Posted By Matthew

Soft Moves in a Hard World

Karate can be a board breakin, sweat drenchin, spirit shoutin kind of art.  That’s all good stuff, but it’s important to remember that there is a softer side to karate. A yin to the yang, so to speak.

Soft techniques are, for some baffling reason, fairly under utilized in karate.  I think it’s because they are less visually dynamic than the impact techniques for which karate is famous (the flying kick shown above is just an example).  Despite that, the “soft” has been around just as long as the “hard”. Goju-Ryu, a very popular style of karate, helps illustrate this point.  The name Goju-Ryu translates to “hard soft style” and is a term that Chojun Miyagi, the founder, took from an important book called The Bubishi.

Soft elements of karate can trace their roots all the way back to early Chinese influence.  Chinese immigrants and traders made their way to Okinawa throughout the two countries history of commerce, and some of the earliest recorded karate exponents told stories of their trips to China both for political and combat training purposes. That being the case, and taking into consideration the strong cultural emphasis on preservation and traditionalism, it only makes sense to realize that soft elements are still to be found in karate.

This begs the question – what exactly ARE soft elements? Isn’t softness an undesirable trait when dealing with martial arts, especially percussion based arts like karate?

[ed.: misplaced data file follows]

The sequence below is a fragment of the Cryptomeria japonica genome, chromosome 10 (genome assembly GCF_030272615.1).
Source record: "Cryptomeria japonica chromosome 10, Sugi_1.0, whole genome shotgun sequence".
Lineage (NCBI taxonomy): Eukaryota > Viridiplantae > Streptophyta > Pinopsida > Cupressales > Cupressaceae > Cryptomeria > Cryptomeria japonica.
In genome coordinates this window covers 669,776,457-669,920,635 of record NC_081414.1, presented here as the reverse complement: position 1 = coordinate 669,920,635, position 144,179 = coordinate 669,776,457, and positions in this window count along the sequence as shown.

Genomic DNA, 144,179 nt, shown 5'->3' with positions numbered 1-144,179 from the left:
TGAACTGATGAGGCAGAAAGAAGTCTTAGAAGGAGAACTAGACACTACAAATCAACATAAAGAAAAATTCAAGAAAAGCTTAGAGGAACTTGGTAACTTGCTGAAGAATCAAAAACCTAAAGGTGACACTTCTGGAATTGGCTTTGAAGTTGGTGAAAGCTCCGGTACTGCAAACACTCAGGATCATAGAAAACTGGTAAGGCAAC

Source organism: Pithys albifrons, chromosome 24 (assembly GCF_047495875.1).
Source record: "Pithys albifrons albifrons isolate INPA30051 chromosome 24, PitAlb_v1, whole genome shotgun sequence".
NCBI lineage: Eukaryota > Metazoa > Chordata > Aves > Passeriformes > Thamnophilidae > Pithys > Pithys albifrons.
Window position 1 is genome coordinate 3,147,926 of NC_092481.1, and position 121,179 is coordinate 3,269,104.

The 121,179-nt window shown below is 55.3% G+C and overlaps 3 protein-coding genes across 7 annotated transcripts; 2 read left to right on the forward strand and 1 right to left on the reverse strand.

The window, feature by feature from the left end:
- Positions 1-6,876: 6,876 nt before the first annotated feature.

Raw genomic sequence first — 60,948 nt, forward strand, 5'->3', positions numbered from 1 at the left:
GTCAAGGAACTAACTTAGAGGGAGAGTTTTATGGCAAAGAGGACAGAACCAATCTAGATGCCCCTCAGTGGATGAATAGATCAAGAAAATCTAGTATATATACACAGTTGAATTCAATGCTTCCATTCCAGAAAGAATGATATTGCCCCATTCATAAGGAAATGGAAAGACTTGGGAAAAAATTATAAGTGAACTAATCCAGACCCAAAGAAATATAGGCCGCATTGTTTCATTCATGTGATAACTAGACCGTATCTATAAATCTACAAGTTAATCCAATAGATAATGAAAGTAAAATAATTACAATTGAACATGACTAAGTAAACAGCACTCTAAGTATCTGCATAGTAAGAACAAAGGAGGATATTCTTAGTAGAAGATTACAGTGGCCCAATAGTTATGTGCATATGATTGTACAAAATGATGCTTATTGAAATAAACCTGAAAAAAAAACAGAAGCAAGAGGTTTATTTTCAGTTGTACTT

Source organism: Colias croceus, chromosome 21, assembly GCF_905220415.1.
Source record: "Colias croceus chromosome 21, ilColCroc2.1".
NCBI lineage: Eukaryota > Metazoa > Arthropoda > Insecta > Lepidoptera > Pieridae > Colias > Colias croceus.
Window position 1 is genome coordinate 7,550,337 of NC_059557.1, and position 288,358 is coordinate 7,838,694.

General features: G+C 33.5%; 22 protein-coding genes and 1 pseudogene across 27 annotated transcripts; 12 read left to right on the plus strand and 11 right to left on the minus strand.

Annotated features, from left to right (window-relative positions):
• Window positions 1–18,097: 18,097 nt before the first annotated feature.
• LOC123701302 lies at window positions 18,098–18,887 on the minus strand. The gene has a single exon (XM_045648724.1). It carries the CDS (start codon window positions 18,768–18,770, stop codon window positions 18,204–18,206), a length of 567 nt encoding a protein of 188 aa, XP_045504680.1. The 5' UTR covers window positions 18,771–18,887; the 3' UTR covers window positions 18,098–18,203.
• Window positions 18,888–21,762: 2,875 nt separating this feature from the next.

Softness, to the eastern mind, is not quite the same thing as it is in the west. In the east, it represents blending of force, redirection, and deflection. A soft technique can appear like it does in Aikido, where the exponent uses circular momentum to over promote the momentum of an attacker.


Don’t grab that guy’s wrist.

Softness can also appear in arts like Judo (“the gentle way”), where weight and balance are deftly manipulated.

There are many other examples, but that is the basic idea. Karate, through its transitioning of stances and crossing-uncrossing of hands, can utilize those same concepts. Although we as kareteka generally practice kihon and kata by locking into stances and techniques, we don’t necessarily HAVE to do that.

Something To Try

Here is something you might enjoy.  Pick a kata you are very familiar with and run through its typical bunkai (application) once or twice.  After that, try it in a “soft” way.  Instead of block, strike, block, block strike…allow your techniques to flow into each other.  Let your blocking movements work in a circular fashion as oppossed to hard hits. Don’t feel completely locked into stances – allow yourself to move through them as if they were just one moment in a continous string of moments. Use strikes to hit, but also to off balance, push, pull, and twist your opponent.

This is a fun way to gain a new perspective on kata, and also a method of discovering new ways to manipulate the human body. Like many things in the martial arts, not everything you discover will be correct right off the bat, and you might feel awkward for awhile. That’s ok. Self exploration is an invaluable addition to traditional means of learning; neither should exist without the other.